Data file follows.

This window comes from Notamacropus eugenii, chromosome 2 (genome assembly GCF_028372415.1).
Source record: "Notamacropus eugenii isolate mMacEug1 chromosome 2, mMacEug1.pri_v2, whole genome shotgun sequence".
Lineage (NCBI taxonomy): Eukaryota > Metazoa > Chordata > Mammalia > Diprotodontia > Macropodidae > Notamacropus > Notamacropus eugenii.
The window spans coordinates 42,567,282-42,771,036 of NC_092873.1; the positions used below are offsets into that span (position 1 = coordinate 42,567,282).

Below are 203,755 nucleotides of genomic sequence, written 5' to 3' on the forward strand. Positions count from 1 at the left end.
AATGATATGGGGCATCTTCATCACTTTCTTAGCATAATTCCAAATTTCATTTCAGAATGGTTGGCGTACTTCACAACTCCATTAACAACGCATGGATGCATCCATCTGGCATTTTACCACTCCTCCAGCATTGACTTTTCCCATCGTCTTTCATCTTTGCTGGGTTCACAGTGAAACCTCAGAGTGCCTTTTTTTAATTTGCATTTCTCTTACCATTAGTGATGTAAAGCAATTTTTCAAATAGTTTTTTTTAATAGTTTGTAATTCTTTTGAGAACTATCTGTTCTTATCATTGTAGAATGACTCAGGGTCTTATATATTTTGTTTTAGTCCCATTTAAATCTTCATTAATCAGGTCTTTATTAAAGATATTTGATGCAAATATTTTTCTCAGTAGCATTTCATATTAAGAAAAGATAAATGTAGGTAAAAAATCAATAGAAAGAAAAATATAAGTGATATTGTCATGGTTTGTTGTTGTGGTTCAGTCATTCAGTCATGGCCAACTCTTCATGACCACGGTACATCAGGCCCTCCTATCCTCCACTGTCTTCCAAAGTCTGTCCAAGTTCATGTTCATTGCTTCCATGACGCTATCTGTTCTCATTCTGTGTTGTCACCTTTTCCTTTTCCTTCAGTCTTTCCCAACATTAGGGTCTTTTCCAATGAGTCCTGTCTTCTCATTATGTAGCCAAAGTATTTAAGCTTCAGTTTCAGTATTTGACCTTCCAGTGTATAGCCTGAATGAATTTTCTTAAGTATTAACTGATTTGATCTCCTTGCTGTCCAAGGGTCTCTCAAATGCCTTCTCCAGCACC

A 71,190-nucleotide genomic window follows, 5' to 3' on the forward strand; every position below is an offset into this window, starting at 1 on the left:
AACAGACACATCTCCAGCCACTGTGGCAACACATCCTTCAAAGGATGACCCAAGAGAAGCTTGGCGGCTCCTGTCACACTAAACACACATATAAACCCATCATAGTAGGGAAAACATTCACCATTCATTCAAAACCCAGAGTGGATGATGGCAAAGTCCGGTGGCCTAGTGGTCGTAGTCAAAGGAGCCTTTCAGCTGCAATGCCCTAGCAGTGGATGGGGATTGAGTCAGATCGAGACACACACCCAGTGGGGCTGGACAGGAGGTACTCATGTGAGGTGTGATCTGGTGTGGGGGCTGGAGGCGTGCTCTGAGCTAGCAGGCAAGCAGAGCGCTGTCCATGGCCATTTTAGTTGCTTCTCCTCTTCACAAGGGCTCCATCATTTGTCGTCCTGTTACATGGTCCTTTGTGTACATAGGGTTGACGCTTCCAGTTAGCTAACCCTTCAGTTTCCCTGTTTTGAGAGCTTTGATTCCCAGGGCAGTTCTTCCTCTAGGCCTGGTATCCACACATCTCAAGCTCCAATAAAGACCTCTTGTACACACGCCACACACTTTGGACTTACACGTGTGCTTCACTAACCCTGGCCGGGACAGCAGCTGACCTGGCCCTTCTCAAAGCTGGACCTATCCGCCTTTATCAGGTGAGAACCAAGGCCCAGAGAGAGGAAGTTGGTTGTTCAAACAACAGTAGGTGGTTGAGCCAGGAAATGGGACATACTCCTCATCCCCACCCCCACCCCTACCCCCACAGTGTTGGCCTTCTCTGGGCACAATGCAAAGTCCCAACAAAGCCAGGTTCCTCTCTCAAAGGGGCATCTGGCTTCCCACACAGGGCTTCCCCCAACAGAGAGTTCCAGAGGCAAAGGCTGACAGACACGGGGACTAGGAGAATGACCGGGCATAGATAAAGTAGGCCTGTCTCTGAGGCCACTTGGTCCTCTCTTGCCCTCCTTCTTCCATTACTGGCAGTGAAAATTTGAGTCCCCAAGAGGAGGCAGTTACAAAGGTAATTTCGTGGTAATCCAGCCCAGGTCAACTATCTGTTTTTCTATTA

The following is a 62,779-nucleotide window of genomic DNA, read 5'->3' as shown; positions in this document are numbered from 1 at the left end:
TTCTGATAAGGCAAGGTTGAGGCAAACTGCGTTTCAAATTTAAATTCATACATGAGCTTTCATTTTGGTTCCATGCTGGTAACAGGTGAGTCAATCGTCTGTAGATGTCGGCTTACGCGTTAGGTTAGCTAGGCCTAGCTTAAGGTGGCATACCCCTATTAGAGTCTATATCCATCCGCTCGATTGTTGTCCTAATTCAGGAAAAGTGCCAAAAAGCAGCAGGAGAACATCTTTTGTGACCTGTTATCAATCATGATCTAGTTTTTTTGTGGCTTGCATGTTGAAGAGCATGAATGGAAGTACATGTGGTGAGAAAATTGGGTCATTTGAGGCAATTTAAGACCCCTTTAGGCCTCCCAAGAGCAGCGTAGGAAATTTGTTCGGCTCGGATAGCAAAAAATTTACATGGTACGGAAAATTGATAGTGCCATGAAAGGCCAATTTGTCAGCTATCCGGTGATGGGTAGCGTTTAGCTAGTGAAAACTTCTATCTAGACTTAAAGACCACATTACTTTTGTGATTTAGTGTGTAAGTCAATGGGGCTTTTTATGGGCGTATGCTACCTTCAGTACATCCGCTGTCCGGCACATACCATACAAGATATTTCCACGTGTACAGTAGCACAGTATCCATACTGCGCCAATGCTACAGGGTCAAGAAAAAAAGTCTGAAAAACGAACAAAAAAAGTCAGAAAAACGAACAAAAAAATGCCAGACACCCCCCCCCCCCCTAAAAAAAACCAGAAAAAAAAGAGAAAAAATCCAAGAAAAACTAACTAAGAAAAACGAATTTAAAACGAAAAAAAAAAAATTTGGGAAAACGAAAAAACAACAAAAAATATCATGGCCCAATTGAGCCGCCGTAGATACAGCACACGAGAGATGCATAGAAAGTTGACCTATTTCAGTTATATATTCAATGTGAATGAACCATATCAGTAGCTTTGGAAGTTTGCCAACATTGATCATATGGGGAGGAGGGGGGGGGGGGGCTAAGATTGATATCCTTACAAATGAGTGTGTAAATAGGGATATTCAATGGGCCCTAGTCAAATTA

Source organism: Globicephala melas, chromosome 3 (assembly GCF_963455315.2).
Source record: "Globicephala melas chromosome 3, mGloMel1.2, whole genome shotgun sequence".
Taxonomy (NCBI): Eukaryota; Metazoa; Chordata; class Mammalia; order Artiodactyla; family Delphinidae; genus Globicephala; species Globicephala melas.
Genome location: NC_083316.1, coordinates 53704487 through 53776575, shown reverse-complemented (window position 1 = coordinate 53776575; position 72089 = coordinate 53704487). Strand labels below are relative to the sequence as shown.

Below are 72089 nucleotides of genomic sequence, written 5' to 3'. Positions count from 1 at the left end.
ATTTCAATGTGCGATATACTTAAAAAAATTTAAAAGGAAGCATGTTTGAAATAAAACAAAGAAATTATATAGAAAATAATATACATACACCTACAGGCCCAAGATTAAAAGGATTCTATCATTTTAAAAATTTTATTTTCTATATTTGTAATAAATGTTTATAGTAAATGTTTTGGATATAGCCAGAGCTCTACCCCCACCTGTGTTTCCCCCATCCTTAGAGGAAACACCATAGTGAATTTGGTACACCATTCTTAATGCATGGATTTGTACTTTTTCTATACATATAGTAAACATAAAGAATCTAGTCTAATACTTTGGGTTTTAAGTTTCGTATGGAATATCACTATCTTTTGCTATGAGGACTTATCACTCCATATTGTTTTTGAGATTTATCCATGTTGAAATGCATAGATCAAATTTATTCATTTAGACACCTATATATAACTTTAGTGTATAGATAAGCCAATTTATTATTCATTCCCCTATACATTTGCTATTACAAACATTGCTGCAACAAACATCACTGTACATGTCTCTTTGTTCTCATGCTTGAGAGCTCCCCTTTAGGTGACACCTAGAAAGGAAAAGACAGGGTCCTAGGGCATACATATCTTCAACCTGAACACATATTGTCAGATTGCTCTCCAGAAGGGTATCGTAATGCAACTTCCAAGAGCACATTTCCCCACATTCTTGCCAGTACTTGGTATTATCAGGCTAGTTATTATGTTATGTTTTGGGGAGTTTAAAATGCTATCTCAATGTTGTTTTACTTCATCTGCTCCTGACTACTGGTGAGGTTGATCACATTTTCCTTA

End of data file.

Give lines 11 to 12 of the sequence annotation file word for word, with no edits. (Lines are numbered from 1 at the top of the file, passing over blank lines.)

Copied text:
Source organism: Globicephala melas, chromosome 3 (assembly GCF_963455315.2).
Source record: "Globicephala melas chromosome 3, mGloMel1.2, whole genome shotgun sequence".